“As a result, cumulative deaths per 100 000 population as of May, 2022, in the Western Pacific region were far lower than in any other region of the world. The suppression strategy during 2020 and 2021 therefore had a lasting benefit, as it gave time for high rates of vaccination coverage.”

“The report calls for a ‘vaccine plus’ strategy, which certainly recognises the great benefit of maximising vaccination, but also the need to complement that with strong public health initiatives,” Professor Thwaites told InSight+.

“That’s where we’re falling behind.

“We’ve dropped most of the public health initiatives, and that’s making us vulnerable to the variants that we’re seeing with Omicron.

“We’re now seeing by far the highest death rates in Australia for the whole of the pandemic, but the big problem is long COVID.

“Unfortunately, this virus seems to have a devastating impact on a number of organs of the body. It’s not just respiratory issues. It’s also increased risk of heart disease, of diabetes, and other severe illnesses that are associated with COVID-19.

“A significant proportion of people who have had COVID-19 are now suffering from long COVID, which is very persistent, and unfortunately, proving hard to treat. The cost for the individuals and for society of long COVID is likely to be huge.

“We’ve got to do everything we can to reduce the number of cases. The idea of living with COVID-19 has a presumption that you get it and recover. But unfortunately, a lot of people don’t recover.

“Living with COVID-19 for them means living with the serious effects for many months, and perhaps years.”

But in an environment where we’re apparently comfortable packing 100 000 into the Melbourne Cricket Ground without masks, and where schools and hospitals are struggling to adequately staff themselves because of illness and ongoing disability, how do we mitigate the effects of COVID-19?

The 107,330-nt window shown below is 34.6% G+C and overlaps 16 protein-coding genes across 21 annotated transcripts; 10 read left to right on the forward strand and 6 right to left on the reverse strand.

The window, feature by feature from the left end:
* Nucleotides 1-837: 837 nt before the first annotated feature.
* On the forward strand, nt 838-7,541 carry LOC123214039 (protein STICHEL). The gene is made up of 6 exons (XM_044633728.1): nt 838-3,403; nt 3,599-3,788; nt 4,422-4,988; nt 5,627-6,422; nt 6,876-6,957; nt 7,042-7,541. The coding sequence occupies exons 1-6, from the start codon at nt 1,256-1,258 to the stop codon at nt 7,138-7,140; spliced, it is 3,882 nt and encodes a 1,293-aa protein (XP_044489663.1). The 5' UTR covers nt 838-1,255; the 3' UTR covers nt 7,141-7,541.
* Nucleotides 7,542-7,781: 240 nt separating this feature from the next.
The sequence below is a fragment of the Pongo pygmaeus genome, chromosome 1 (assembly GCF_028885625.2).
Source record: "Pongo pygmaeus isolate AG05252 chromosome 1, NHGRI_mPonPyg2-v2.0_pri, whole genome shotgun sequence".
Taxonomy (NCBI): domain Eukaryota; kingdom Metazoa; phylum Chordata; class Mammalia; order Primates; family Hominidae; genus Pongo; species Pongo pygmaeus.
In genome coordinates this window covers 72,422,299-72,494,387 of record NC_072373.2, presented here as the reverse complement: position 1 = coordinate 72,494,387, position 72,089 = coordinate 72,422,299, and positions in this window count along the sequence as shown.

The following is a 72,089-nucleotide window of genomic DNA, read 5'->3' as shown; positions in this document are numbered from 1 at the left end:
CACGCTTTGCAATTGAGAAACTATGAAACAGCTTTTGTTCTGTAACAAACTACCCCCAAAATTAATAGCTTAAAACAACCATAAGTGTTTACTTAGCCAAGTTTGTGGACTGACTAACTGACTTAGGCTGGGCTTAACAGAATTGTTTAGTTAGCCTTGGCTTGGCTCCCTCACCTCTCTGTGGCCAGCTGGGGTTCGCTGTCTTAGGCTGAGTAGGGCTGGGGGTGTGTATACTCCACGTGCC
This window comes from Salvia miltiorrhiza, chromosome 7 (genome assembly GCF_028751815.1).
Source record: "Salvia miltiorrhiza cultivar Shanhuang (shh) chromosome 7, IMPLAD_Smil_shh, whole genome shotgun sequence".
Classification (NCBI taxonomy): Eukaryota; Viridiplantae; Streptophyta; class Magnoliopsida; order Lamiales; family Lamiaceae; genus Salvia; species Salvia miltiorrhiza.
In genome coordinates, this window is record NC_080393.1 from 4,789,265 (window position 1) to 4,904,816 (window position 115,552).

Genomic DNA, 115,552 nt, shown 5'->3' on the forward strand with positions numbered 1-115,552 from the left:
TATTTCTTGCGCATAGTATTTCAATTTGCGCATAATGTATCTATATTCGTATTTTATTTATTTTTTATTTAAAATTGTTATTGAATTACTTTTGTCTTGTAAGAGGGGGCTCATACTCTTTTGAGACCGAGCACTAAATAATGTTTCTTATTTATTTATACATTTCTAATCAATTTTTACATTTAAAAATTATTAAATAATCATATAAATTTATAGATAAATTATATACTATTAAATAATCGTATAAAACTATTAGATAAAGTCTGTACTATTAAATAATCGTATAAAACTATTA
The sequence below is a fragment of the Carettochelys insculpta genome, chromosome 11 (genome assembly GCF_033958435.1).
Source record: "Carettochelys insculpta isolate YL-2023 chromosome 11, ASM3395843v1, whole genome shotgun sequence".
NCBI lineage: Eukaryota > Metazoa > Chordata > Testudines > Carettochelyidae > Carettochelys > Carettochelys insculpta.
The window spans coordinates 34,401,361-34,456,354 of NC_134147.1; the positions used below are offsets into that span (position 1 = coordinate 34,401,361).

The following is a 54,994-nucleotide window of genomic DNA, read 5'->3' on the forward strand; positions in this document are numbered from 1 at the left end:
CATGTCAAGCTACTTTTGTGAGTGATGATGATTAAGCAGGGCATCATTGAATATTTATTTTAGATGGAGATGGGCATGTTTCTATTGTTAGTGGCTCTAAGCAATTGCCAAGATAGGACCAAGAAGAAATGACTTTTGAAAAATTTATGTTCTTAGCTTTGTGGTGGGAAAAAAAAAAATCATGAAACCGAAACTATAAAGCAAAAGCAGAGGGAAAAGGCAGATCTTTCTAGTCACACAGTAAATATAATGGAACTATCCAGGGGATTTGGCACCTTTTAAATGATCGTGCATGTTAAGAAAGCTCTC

“Behavioural insights tell us that the community is desperate to be over this,” said Professor Thwaites.

“People have sacrificed a lot and so there’s a natural human predisposition to want to put it behind them and not think about it.

“It’s not an easy issue, to come up with solutions that are going to be widely accepted. Therefore, we have to be really smart about it because simply imposing rules that people aren’t going to follow is not going to be the solution.

“We have to do everything we can to create safe environments. That means safe buildings, good ventilation, safe schools – all of the things that we can do that don’t require individual behaviour change – are a good start.

“There does have to be information and knowledge sharing about the real risks of long COVID. Frankly, I actually think the words ‘long COVID’ are a challenge in themselves because they make people think it just means you’re suffering from the same thing for a longer period.

“We need to highlight that there are a whole lot of other specific problems with specific organs, like your heart, which could affect your whole life.”

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Scrapping isolation periods and support payments on 14 October is a smart move by the Government
  • Strongly disagree (44%, 272 Votes)
  • Strongly agree (24%, 149 Votes)
  • Disagree (17%, 107 Votes)
  • Agree (8%, 48 Votes)
  • Neutral (6%, 38 Votes)

Total Voters: 614